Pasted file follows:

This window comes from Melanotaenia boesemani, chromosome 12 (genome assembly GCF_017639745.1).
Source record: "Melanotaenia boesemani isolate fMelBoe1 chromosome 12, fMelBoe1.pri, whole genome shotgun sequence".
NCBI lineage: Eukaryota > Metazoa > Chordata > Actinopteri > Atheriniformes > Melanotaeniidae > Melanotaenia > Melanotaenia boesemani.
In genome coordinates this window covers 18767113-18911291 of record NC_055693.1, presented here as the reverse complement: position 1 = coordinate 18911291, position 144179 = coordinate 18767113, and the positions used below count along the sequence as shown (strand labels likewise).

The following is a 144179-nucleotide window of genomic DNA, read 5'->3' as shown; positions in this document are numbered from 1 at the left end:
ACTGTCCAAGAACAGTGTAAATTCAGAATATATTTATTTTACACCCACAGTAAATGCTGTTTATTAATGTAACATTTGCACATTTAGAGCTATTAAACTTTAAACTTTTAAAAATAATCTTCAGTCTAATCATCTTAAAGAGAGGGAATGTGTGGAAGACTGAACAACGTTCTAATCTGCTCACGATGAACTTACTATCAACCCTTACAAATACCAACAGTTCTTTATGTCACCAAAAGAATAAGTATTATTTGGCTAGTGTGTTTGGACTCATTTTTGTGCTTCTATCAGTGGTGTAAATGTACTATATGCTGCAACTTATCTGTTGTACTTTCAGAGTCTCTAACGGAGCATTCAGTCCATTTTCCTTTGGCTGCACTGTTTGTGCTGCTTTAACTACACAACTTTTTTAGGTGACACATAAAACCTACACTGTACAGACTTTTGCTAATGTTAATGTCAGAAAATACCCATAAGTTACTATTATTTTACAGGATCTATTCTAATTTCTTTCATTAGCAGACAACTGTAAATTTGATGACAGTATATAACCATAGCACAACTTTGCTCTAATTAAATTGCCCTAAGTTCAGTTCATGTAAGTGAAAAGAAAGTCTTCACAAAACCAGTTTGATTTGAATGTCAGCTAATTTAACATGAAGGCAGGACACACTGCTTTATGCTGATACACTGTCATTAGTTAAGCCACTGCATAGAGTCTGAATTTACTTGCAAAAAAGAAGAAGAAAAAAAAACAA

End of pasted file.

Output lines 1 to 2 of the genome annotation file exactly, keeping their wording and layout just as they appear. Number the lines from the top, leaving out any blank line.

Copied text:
This window comes from Melanotaenia boesemani, chromosome 12 (genome assembly GCF_017639745.1).
Source record: "Melanotaenia boesemani isolate fMelBoe1 chromosome 12, fMelBoe1.pri, whole genome shotgun sequence".